abstract = "Dopamine (DA) neurotransmission requires a complex series of enzymatic reactions that are tightly linked to catecholamine exocytosis and receptor interactions on pre- and postsynaptic neurons. Regulation of dopaminergic signalling is primarily achieved through reuptake of extracellular DA by the DA transporter (DAT) on presynaptic neurons. Aberrant regulation of DA signalling, and in particular hyperactivation, has been proposed as a key insult in the presentation of schizophrenia and related neuropsychiatric disorders. We recently identified 14-3-3ζ as an essential component of neurodevelopment and a central risk factor in the schizophrenia protein interaction network. Our analysis of 14-3-3ζ-deficient mice now shows that baseline hyperactivity of knockout (KO) mice is rescued by the antipsychotic drug clozapine. 14-3-3ζ KO mice displayed enhanced locomotor hyperactivity induced by the DA releaser amphetamine. Consistent with 14-3-3ζ having a role in DA signalling, we found increased levels of DA in the striatum of 14-3-3ζ KO mice. Although 14-3-3ζ is proposed to modulate activity of the rate-limiting DA biosynthesis enzyme, tyrosine hydroxylase (TH), we were unable to identify any differences in total TH levels, TH localization or TH activation in 14-3-3ζ KO mice. Rather, our analysis identified significantly reduced levels of DAT in the absence of notable differences in RNA or protein levels of DA receptors D1-D5. Providing insight into the mechanisms by which 14-3-3ζ controls DAT stability, we found a physical association between 14-3-3ζ and DAT by co-immunoprecipitation. Taken together, our results identify a novel role for 14-3-3ζ in DA neurotransmission and provide support to the hyperdopaminergic basis of pathologies associated with schizophrenia and related disorders.",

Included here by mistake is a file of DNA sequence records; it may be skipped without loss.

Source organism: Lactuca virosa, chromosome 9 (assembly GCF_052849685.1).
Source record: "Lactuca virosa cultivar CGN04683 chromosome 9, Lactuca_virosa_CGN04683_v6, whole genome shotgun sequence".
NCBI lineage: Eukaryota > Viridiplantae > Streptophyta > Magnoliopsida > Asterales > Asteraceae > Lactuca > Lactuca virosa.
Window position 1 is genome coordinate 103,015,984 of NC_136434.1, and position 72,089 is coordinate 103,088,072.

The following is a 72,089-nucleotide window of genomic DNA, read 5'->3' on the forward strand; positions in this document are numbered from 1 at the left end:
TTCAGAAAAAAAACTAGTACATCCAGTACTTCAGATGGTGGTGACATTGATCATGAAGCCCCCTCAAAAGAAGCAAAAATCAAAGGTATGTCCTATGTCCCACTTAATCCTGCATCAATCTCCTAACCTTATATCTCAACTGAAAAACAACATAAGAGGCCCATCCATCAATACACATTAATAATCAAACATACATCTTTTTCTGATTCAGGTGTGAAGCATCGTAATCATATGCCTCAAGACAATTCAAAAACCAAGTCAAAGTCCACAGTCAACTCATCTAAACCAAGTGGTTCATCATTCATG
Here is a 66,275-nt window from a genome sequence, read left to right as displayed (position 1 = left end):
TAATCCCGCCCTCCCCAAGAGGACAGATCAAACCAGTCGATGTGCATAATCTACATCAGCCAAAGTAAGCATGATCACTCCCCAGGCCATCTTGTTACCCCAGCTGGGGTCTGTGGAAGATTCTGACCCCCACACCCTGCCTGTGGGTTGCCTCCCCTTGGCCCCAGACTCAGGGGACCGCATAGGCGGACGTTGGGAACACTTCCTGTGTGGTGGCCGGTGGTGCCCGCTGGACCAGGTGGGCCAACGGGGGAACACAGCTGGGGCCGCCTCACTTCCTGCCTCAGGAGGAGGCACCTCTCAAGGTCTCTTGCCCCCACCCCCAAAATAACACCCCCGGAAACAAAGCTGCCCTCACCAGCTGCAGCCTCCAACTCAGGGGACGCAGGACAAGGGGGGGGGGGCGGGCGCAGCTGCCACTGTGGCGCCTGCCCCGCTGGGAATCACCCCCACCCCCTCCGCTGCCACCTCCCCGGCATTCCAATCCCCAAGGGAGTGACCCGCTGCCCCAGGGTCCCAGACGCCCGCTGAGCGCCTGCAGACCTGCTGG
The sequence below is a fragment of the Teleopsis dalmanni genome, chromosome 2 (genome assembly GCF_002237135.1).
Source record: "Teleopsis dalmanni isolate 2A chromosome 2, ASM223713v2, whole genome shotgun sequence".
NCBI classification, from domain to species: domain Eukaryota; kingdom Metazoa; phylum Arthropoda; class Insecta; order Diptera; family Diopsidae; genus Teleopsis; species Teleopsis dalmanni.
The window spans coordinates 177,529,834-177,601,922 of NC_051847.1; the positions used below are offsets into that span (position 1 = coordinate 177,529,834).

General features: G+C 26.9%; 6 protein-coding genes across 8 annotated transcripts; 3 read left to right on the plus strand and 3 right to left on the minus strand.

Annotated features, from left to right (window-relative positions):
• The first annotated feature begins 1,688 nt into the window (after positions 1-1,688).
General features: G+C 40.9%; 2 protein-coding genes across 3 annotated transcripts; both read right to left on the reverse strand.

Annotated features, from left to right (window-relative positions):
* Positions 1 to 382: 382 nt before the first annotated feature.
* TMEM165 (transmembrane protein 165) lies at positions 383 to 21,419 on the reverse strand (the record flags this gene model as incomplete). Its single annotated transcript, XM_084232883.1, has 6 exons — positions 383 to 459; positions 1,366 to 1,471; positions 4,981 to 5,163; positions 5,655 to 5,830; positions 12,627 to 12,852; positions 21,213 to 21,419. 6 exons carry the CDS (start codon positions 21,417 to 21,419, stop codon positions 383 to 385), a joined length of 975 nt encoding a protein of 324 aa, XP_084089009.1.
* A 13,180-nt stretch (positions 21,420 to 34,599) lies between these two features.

keywords = "14-3-3ζ, Dopamine neurotransmission, Dopamine transporter, Schizophrenia, Schizophrenia mouse model",
author = "H. Ramshaw and X. Xu and Jaehne, {E. J.} and P. McCarthy and Z. Greenberg and E. Saleh and B. McClure and J. Woodcock and S. Kabbara and S. Wiszniak and Wang, {Ting Yi} and C. Parish and {Van Den Buuse}, M. and Baune, {B. T.} and A. Lopez and Q. Schwarz",
year = "2013",
month = "12",
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Ramshaw, H, Xu, X, Jaehne, EJ, McCarthy, P, Greenberg, Z, Saleh, E, McClure, B, Woodcock, J, Kabbara, S, Wiszniak, S, Wang, TY, Parish, C, Van Den Buuse, M, Baune, BT, Lopez, A & Schwarz, Q 2013, 'Locomotor hyperactivity in 14-3-3ζ KO mice is associated with dopamine transporter dysfunction', Translational Psychiatry, vol. 3, e327. https://doi.org/10.1038/tp.2013.99

Locomotor hyperactivity in 14-3-3ζ KO mice is associated with dopamine transporter dysfunction. / Ramshaw, H.; Xu, X.; Jaehne, E. J.; McCarthy, P.; Greenberg, Z.; Saleh, E.; McClure, B.; Woodcock, J.; Kabbara, S.; Wiszniak, S.; Wang, Ting Yi; Parish, C.; Van Den Buuse, M.; Baune, B. T.; Lopez, A.; Schwarz, Q.

In: Translational Psychiatry, Vol. 3, e327, 03.12.2013.

Research output: Contribution to journalArticle

TY - JOUR

T1 - Locomotor hyperactivity in 14-3-3ζ KO mice is associated with dopamine transporter dysfunction

AU - Ramshaw, H.

AU - Xu, X.

AU - Jaehne, E. J.

AU - McCarthy, P.

AU - Greenberg, Z.

AU - Saleh, E.

AU - McClure, B.

AU - Woodcock, J.

AU - Kabbara, S.

AU - Wiszniak, S.

AU - Wang, Ting Yi

AU - Parish, C.

AU - Van Den Buuse, M.

AU - Baune, B. T.

AU - Lopez, A.

AU - Schwarz, Q.

PY - 2013/12/3

Y1 - 2013/12/3